Abdel-Magied's TED talk "What does my headscarf mean to you?", which addresses unconscious bias, has been viewed almost 1.5 million times online.
She was named the 2015 Queensland Young Australian of the Year for her work heading up Youth Without Borders, an international organisation she founded to enable young people to work for positive change in their communities.
After a decade of working for inclusion, Abdel-Magied decided to share her personal journey of growing up as a "brown Muslim girl", and how her life changed after the September 11 attacks.
She hopes her book Yassmin's Story: Who Do You Think I Am? will help people consider identity and faith, during trying times for multiculturalism.
"What I'm hoping is that people will gain a new perspective, one of a young Muslim migrant woman growing up in Australia and dealing with all the aspects of identity and faith," she said.
"And if they can't relate, hopefully they will at least be able to learn something from being exposed to a different viewpoint."
Born in Sudan, Abdel-Magied's family moved to Brisbane when she was almost two years old, with the help of a pen pal her mother had been writing to for many years.
"We were one of the first Sudanese families in Brisbane," she said.
"There was no internet, no Skype, and the only contact my parents had with home was a two-minute conversation once a week."
Despite successful careers as an architect and an engineer in Sudan, Abdel-Magied's parents were not considered qualified in Australia, and had to start from scratch, sleeping on mattresses in a spare room.
Muslim women talked about, but not 'talked to or with'
Abdel-Magied said the book was not the "voice of young Muslims" but would hopefully give people an insight into the kind of life an Australian Muslim leads.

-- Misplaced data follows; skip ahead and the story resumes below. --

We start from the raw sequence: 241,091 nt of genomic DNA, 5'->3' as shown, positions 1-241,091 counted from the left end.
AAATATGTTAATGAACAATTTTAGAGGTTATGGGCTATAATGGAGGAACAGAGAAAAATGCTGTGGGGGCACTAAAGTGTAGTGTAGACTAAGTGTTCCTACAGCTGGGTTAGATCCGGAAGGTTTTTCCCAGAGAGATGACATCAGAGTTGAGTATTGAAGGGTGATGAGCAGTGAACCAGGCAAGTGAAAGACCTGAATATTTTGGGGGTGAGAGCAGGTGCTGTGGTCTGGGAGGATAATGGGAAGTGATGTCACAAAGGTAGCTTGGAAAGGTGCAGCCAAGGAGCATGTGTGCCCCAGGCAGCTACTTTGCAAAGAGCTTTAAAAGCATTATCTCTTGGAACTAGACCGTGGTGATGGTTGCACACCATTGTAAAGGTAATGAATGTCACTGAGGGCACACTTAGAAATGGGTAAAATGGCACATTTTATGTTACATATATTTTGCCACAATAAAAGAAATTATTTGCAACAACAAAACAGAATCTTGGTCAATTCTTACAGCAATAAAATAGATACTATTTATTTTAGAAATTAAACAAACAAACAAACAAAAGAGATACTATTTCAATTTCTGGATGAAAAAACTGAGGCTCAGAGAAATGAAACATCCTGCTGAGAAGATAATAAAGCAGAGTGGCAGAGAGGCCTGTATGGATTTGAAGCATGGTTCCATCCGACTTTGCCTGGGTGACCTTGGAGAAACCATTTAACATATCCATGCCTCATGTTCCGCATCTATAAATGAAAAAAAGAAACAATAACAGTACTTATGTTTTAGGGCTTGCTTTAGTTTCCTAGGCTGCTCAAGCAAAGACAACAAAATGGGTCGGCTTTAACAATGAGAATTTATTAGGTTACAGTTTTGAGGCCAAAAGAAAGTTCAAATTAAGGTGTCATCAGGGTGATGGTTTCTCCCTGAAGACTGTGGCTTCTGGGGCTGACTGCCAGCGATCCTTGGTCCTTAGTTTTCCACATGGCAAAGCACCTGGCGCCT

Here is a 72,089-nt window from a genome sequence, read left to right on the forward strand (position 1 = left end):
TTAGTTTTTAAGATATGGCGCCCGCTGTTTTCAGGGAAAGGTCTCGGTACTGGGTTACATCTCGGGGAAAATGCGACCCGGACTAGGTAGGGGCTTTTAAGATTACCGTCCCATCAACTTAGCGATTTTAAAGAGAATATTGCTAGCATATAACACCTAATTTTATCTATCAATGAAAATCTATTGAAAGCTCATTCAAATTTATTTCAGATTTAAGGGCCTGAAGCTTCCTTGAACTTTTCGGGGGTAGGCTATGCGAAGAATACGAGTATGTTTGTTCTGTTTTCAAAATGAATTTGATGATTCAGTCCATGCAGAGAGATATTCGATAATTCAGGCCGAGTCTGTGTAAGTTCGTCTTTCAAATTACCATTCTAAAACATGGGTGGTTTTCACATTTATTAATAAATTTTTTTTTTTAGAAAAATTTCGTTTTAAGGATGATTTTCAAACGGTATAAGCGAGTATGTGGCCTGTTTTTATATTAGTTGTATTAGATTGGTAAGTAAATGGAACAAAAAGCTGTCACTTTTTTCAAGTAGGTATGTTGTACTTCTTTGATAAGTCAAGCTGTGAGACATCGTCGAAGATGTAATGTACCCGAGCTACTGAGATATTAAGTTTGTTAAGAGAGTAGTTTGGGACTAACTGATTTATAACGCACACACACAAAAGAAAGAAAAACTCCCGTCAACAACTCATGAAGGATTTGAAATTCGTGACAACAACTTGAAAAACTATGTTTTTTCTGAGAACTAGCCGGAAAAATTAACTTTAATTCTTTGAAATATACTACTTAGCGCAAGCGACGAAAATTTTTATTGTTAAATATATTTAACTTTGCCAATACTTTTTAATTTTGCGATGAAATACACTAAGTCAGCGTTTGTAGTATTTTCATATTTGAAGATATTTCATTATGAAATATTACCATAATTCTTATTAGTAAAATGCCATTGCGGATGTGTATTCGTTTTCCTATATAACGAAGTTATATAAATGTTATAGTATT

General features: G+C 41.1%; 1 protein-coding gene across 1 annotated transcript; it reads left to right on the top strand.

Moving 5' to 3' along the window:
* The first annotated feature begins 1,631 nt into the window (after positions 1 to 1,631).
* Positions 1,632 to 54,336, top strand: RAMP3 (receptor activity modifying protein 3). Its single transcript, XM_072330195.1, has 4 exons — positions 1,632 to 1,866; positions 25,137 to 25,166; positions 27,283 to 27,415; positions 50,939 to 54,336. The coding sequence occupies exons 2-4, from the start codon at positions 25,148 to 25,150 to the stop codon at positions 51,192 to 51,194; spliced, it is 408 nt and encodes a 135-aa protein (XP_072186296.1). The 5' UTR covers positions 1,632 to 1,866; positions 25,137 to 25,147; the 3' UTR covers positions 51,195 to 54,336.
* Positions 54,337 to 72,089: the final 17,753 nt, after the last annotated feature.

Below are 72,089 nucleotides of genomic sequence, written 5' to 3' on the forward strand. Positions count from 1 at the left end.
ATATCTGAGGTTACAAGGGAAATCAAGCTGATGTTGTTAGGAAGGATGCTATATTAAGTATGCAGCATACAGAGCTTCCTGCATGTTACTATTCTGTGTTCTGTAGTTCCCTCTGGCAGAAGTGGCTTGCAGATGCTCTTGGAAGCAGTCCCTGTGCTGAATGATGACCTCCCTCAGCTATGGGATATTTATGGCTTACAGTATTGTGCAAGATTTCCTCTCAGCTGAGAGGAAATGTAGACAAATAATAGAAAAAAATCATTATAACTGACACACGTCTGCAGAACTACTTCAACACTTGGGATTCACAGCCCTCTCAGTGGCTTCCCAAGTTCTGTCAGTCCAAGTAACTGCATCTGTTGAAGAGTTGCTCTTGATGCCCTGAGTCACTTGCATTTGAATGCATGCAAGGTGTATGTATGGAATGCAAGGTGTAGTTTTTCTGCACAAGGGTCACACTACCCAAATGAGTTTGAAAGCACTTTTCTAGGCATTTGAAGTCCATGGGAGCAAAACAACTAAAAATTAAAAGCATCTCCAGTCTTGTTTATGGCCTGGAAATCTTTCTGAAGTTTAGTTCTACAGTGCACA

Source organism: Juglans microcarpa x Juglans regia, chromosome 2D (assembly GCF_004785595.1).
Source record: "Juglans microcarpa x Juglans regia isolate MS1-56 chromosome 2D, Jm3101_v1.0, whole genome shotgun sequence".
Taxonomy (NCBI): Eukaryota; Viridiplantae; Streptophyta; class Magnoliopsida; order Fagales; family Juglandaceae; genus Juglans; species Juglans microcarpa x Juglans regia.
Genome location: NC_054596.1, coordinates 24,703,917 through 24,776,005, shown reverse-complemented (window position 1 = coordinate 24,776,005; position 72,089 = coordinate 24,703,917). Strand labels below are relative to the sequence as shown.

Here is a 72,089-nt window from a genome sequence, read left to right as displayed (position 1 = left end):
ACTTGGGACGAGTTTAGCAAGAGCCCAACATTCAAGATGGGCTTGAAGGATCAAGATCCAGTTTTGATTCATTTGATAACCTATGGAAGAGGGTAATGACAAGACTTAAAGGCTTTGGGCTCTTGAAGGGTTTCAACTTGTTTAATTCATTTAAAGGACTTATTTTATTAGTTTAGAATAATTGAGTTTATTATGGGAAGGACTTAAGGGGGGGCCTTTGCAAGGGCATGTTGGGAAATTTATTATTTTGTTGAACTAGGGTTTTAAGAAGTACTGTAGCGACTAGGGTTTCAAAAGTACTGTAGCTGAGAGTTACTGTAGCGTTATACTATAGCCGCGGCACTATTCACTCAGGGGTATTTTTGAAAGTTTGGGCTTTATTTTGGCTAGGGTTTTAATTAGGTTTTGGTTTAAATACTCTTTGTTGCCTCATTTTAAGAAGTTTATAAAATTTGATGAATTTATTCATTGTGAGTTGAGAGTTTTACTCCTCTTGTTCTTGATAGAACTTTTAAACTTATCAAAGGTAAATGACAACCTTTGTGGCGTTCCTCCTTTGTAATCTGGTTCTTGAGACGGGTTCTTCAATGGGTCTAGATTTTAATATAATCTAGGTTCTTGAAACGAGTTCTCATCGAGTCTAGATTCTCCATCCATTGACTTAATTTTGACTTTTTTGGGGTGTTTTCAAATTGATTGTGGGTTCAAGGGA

"So often you don't actually hear from young Muslims or from young women of colour themselves. You hear about them. We are so often talked about, but never talked to or with," she said.
"This is an opportunity for me to talk with people directly and say this is what my life has been like."
Abdel-Magied said her stories would help give people a basic understanding of Islam.
"Yassmin's Story touches on how Sharia law works and the daily rituals of a Muslim," she said.
"Beyond that, I also hope to show people that the strength of women from the Muslim community has made me the person I am."
No choice but to accept bias as 'woman of colour and faith'
Abdel-Magied also said not all the stories were easy to share or reflect on.
"I wanted to share my mistakes I've made along the way, whether it was with my career or my relationships and what I've learnt from them, because those mistakes make us into who we are," she said.
"One example is a story about the first time that I realised the concept of racism existed and affected me personally.
"It was an incident involving my mother, and one that I struggled to come to terms with.
"The reality is that bias does exist and that is something that as a woman of colour and a woman of faith I've had to accept."
Abdel-Magied also shares her experiences working in male-dominated industries, including motorsport and on remote oil rigs.
"The rigs are a totally different world to the sheltered Sudanese existence I grew up in, and I had a lot to learn very quickly," she said.
"I am still learning, but there is something that draws me to these spaces. Maybe it is because I thrive on the challenge."
The book is being launched in Perth next week ahead of its national release.
Abdel-Magied said she now felt at home in her adopted city of Perth.
"Perth has grown on me in way I didn't expect it to, it's a place where I feel like I can contribute in a meaningful way and it is more accepting than I expected it be as well," she said.